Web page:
Boost logo

Boost :

From: Rob Stewart (stewart_at_[hidden])
Date: 2005-03-10 10:47:40

From: "Jonathan Turkanis" <technews_at_[hidden]>

I just noticed that I didn't reply to this.

> Rob Stewart wrote:
> > From: "Jonathan Turkanis" <technews_at_[hidden]>
> >> If the library is well-received, however, I expect eventually there
> >> will be a large body of user-defined filters, and I wouldn't want
> >> them to have to be rewritten.
> >
> > Given the filters written with sync I/O in mind are quite
> > different from those written for async I/O, is that really an
> > issue?
> Do you mean that different filtering operations will be desired, or that the
> implementation will be different?

I meant that the implementation would differ.

> My hope was to make the implementation of non-blocking filters easy enough that
> I could require all filters to be non-blocking. Maybe my original message was
> unclear on this point.


> >> (This is another topic that didn't get much attention during review.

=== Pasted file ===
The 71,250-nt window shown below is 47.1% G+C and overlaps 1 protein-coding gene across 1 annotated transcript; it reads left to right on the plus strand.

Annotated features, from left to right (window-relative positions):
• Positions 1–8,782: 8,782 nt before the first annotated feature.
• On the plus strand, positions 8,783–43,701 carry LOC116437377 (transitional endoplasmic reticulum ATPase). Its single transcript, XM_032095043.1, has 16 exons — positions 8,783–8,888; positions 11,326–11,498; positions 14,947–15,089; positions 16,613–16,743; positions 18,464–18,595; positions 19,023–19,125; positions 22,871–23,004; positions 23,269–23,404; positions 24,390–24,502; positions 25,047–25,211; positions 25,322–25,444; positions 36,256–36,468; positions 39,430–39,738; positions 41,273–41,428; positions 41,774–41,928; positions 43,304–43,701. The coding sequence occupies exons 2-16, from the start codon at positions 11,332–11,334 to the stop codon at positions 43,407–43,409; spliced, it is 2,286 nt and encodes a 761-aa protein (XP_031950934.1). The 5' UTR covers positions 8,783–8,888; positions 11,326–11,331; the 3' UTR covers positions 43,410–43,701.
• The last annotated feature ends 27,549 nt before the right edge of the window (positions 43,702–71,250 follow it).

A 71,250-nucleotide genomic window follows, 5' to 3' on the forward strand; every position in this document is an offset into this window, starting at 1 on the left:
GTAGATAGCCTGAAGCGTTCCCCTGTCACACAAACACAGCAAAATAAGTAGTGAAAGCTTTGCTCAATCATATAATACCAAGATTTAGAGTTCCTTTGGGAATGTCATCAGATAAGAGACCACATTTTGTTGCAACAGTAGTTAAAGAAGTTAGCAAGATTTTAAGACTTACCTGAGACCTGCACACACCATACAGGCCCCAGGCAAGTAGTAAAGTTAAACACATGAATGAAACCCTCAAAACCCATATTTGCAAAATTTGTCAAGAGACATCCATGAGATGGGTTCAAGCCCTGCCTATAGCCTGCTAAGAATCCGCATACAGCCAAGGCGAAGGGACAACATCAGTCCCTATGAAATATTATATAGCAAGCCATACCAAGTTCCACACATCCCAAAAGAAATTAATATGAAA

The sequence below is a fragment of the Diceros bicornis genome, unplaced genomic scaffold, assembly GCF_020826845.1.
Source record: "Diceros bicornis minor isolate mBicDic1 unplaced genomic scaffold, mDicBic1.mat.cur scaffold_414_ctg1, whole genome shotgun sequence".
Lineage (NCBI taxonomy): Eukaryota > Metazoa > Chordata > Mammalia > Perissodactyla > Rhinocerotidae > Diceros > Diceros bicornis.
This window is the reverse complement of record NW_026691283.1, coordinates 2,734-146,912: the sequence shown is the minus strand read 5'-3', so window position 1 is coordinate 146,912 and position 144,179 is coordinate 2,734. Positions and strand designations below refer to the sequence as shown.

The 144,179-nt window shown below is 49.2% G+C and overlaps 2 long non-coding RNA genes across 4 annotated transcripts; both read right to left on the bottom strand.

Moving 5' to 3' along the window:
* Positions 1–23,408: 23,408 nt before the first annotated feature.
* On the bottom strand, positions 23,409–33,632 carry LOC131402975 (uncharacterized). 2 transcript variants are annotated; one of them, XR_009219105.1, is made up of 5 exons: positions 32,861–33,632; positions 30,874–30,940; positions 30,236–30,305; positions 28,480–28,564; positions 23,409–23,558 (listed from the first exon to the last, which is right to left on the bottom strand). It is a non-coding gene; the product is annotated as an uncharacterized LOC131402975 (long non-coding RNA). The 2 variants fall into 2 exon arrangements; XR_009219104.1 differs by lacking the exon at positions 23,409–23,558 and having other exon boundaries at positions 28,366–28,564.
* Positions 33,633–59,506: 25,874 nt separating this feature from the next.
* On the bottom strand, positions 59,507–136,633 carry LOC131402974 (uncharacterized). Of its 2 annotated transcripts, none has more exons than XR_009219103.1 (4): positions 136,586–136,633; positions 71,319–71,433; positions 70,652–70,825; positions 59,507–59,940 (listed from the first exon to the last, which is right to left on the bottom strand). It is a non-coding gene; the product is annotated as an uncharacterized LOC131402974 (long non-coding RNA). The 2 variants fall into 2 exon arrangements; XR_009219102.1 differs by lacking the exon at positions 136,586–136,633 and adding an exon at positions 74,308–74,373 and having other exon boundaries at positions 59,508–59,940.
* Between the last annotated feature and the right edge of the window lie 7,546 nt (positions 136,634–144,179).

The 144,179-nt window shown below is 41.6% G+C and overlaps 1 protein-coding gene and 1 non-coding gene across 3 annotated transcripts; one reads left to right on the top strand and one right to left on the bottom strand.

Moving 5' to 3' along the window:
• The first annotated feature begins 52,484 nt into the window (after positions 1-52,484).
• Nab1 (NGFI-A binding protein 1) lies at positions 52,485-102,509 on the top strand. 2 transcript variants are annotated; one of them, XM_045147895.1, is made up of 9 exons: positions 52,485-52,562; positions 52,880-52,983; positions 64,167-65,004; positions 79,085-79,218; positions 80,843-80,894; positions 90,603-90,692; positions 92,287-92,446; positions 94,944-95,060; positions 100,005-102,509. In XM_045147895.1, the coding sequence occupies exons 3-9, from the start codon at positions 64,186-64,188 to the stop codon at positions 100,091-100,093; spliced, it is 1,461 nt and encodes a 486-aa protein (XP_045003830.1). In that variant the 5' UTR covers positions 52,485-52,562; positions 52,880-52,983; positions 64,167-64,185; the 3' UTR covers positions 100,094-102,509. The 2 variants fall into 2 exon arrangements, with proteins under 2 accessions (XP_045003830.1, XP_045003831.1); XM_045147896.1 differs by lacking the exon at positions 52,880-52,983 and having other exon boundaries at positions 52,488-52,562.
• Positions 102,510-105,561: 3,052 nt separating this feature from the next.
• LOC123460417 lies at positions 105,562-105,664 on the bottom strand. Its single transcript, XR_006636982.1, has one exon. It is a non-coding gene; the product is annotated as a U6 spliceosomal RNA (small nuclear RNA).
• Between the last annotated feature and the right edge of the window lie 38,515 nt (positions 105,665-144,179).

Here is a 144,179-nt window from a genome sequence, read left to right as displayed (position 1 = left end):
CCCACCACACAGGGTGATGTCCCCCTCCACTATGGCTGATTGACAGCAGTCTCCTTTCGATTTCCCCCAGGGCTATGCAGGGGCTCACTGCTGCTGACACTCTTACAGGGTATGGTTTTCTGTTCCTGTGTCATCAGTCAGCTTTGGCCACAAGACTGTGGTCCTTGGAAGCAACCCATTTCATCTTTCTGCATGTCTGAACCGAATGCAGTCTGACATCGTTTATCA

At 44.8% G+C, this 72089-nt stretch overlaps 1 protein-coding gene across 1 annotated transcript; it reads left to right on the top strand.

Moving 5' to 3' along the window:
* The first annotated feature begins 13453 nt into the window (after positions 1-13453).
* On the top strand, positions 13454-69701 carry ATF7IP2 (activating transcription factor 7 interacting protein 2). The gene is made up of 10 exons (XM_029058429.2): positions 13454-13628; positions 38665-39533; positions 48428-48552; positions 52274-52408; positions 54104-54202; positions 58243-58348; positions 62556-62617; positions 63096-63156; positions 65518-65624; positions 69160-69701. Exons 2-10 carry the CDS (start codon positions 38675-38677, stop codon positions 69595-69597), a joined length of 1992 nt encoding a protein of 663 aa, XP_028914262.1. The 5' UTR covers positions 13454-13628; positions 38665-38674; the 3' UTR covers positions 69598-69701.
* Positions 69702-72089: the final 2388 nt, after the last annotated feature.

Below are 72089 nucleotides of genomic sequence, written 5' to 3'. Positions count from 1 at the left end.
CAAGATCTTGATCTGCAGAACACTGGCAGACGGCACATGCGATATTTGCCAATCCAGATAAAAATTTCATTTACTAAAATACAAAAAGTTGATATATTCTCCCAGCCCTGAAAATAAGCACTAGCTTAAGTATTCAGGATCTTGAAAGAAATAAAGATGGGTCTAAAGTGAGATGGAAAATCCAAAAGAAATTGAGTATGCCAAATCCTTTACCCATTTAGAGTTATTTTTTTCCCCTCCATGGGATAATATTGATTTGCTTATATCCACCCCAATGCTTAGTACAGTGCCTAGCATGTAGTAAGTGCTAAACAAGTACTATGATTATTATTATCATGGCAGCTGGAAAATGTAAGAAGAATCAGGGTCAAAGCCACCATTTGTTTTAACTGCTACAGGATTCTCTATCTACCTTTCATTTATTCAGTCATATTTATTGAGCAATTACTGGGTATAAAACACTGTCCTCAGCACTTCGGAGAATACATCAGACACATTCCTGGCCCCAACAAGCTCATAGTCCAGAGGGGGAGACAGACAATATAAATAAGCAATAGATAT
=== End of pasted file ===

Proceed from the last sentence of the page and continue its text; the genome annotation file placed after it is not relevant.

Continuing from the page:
> >> There are some, notably James Kanze, who insist that well-designed
> >> stream buffers should not throw exceptions. My defense of exceptions
> >> is here: At the time of the review, I was
> >> prepared to switch to error codes, but it's a bit late now.)
> >
> > I apparently missed that during the review. On what basis does
> > James Kanze make his assertion?
> See this message by James Kanze, my reply, his reply and my further reply:
> I don't find his argument very convincing on this
> point. But he is very knowledgable, so I'm reluctant to dismiss his view.

In the end, I think James conceded that exceptions for unusual
things were needed. It's the common events that should be
handled by exceptions:

> > So long as EOF and EAGAIN do not result in exceptions,
> right
> > given how commonly they occur, I have no
> > problems with exceptions. However, it sounds like you might be
> > throwing an exception to indicate EOF. If so, I don't like it.
> How did I give you that impression?

You're not, so it isn't important.

> > It is not entirely uncommon to read to EOF, do something to a
> > file, and continue reading. For example, we have certain files
> > that we tail throughout the day in our production apps. EOF is a
> > common occurence because we quickly process the new data appended
> > to the files and reach EOF again. That is, the sink is faster
> > than the source. This behavior would be complicated by EOF
> > throwing an exception. An error indication of EOF, plus the
> > ability to clear that condition and try again, fits this usage
> > better. (Granted, that use of a file is not widespread, but
> > since you offer no choice, such usage is not possible.)